On the server side, our PHP code needs to process an Ajax request and return data. A helpful technique is to be able to differentiate standard HTTP requests from Ajax HTTP requests. In this movie, we learn how to use X-Requested-With to set a header that we can then use to recognize requests that originate from Ajax.
- [Narrator] In the previous chapter,…we learned how Ajax works on the browser or client side.…In this chapter, we'll be looking at how the server…receives and responds to Ajax Requests.…And we'll begin by learning how to write code…which can detect an Ajax Request.…When Ajax code requests a URL, it's going…to hit a PHP page on the web server…which can respond to the request.…And we have the availability to write…that PHP page in two different ways.…The page could assume that all requests that…come into that page are always going to be from Ajax.…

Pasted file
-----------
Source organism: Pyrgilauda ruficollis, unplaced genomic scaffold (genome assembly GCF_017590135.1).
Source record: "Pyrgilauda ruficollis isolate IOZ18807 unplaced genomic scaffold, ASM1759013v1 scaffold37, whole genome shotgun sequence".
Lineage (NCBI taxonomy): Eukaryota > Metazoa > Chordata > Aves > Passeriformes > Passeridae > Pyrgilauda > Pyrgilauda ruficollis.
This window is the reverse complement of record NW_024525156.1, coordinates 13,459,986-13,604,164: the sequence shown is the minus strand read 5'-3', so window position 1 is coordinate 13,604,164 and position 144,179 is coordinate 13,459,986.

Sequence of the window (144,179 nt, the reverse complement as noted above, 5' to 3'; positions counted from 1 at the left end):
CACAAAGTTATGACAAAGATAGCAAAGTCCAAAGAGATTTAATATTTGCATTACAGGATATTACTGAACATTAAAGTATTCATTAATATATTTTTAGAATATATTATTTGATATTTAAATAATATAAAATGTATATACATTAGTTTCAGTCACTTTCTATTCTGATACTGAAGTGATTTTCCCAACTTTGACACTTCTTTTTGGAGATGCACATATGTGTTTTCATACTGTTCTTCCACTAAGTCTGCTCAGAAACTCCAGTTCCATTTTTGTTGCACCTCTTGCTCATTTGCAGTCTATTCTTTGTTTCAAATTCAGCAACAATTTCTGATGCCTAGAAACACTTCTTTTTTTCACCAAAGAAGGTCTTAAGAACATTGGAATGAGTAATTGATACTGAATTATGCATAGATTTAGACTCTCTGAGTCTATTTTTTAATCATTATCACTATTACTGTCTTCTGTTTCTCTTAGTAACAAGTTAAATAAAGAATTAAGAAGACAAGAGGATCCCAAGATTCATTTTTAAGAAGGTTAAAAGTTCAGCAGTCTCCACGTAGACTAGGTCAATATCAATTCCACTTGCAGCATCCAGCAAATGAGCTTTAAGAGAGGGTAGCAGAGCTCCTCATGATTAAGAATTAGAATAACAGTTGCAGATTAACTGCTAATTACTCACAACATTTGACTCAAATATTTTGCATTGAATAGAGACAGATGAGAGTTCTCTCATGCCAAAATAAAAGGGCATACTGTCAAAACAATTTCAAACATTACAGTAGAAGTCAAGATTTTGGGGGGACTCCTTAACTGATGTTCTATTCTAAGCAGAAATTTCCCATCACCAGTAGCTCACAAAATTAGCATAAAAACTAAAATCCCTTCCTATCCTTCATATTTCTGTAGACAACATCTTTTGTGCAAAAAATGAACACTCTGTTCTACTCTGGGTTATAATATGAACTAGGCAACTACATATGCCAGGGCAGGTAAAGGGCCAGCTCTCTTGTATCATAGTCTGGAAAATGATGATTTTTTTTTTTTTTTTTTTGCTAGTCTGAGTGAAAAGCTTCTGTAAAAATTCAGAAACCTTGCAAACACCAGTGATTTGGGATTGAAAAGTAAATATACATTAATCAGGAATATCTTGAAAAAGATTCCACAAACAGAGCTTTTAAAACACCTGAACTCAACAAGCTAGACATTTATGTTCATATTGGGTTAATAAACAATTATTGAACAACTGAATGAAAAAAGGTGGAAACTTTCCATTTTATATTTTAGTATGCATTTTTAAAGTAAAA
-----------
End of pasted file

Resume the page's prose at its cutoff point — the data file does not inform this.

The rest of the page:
That's the simplest thing, right.…We just say this page is only going to be accessed…by Ajax and we can assume that from the start.…More often though, I think you're going to want to have…your page detect whether or not the request was Ajax.…That way we have the ability to handle regular…requests and Ajax requests differently.…It might be that we only want to respond to Ajax requests.…And if it's a regular request, we'll just do nothing.…Or maybe the regular request should return a full HTML…
- What is Ajax?
- Creating Ajax requests and responses
- Monitoring Ajax request state and events
- Responding to Ajax requests with HTML and JSON
- Building Ajax buttons
- Submitting forms with Ajax
- Implementing infinite scrolling
- Adding autosuggestions to text fields
Skill Level Intermediate
1. Ajax Defined
What is Ajax?5m 34s
2. Ajax Client
3. PHP Server
4. Ajax Button
5. Ajax Form Submission
6. Infinite Scrolling
7. Search Autosuggest
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